‘The Waterdog’ in Sint-Truiden, Belgium is a state-of-the-art workspace where working almost becomes a spiritual experience. By stacking the different offices and spreading out the various departments across different floors, a constant sense of dynamism is created in the workspace.
One of the most important requirements for Klaarchitectuur at the start of the design process was to reopen the historic building to the public. This was achieved by creating a big open space at the heart of the old chapel. By stacking offices in a box-like fashion, the necessary space was freed up to create an engaging and multifunctional space, which can be used for a broad spectrum of urban activities. This way, a building that has had many functionalities in the past and which has played a crucial part in the lives of many, once again came to life and to serve an entire community.
“The Waterdog” is first and foremost an architecture office. In that capacity, the office is being used to further develop Belgium’s architectural future. Whether it’s a residential, retail or office space, Klaarchitectuur consistently strives to design a pleasant environment for its clients, through carefully designed contemporary architecture. By opening the building to the wider public, it made it possible to host a wide range of events. As such, the building acts as a source of inspiration for all its visitors.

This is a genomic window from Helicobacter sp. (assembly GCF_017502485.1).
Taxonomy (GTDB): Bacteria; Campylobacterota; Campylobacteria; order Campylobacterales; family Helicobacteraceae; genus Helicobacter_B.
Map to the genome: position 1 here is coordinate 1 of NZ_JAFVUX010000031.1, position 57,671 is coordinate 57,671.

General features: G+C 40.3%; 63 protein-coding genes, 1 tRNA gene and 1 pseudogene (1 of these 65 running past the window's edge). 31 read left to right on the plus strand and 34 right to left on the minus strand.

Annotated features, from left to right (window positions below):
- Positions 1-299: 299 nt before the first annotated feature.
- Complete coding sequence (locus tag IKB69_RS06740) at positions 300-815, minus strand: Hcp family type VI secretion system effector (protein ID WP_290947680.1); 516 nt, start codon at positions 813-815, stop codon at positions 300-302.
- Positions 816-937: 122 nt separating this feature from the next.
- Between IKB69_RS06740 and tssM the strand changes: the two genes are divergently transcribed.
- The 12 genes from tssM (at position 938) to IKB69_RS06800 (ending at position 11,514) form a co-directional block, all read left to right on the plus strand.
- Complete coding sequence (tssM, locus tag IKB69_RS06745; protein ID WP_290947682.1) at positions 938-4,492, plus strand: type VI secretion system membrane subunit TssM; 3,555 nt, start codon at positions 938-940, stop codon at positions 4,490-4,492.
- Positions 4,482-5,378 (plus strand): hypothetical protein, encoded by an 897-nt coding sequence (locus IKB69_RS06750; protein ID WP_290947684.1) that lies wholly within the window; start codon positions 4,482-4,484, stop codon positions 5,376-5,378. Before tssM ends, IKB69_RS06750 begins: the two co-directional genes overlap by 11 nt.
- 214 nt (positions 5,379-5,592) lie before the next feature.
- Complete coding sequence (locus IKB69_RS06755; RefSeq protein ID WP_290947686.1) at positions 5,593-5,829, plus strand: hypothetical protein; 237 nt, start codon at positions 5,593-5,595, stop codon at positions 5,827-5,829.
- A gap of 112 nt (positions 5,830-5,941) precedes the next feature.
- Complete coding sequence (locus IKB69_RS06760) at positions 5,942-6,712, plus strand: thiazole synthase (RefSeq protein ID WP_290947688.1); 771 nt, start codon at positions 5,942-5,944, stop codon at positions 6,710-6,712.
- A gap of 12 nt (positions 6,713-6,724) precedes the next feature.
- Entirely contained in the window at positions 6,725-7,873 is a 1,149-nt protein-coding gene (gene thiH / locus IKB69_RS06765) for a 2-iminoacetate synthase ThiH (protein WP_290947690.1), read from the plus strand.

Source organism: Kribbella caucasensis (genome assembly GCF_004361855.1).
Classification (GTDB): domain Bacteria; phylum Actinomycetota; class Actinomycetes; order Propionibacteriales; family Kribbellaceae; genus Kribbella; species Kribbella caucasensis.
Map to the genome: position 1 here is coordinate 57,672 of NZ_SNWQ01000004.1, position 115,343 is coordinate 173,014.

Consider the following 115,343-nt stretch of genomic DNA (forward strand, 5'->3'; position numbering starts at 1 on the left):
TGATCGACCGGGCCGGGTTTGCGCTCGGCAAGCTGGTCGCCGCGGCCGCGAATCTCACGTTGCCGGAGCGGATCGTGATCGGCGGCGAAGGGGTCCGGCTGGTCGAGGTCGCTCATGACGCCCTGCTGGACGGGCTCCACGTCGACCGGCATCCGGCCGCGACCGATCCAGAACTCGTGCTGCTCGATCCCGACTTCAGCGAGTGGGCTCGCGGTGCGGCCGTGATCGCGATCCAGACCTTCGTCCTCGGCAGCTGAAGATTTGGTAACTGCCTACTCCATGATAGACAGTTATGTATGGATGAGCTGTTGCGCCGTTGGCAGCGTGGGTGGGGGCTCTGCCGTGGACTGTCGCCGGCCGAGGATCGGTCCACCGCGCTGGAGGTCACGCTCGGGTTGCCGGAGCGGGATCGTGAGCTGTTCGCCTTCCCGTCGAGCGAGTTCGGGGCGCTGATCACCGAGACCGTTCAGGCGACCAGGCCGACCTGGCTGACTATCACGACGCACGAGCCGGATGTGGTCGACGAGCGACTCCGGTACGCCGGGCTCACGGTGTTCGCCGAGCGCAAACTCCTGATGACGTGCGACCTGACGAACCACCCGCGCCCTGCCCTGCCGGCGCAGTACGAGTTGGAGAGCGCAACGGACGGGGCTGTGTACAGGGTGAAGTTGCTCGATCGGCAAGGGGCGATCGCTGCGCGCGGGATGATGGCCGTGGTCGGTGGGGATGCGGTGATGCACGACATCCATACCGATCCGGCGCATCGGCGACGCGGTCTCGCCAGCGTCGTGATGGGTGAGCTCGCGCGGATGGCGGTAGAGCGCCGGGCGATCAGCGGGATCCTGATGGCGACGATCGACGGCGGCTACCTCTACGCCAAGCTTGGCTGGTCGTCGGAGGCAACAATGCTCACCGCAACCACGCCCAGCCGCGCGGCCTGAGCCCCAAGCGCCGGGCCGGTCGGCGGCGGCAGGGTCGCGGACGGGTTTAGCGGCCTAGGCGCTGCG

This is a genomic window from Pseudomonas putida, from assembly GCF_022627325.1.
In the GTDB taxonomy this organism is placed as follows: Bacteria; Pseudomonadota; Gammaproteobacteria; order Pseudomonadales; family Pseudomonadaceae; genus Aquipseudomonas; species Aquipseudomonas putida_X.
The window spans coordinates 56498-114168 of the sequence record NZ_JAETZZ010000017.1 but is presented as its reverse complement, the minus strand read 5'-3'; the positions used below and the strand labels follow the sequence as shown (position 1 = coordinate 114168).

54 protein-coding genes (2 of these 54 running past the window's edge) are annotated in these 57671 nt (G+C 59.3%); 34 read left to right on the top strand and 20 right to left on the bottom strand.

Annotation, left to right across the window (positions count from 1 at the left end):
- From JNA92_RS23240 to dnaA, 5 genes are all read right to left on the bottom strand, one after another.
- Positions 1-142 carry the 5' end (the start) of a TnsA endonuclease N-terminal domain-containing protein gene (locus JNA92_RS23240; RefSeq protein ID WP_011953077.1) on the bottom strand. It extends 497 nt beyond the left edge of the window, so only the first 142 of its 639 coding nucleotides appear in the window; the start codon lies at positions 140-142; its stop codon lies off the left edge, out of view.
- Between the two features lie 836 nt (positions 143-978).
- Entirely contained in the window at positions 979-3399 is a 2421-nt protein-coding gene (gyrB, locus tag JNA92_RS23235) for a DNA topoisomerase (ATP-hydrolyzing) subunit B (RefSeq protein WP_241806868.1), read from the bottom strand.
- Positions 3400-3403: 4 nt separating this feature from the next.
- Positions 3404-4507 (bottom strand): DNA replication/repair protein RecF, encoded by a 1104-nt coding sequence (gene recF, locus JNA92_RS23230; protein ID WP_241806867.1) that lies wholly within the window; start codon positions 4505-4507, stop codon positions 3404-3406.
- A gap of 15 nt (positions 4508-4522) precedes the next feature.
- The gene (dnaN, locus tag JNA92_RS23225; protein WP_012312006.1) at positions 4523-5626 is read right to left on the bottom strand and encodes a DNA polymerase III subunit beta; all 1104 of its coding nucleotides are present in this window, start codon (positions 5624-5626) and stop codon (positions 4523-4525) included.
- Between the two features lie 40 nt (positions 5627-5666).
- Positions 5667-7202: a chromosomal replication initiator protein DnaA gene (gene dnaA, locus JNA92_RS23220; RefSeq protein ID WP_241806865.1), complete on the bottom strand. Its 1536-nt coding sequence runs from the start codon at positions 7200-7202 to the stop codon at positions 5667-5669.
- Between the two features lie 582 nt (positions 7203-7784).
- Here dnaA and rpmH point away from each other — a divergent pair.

From start to finish, the design process involved finding creative solutions to the typical challenges posed by renovating a historical building. Due to the chapel’s status as a listed building, the renovation project was bound by several limitations. For instance, it was vital the historical character of the building remained intact. This was achieved by erecting a brand-new construction from scratch, completely separate from the historic building. The new construction stands in sharp contrast with the old, whose walls still tell the story of its past.
The decision was made to preserve the old building in its full glory, in its entirety, despite it being heavily affected by the ravages of time. Any restoration of the existing structures would cause irreversible damage to and be a detriment to its rich past.
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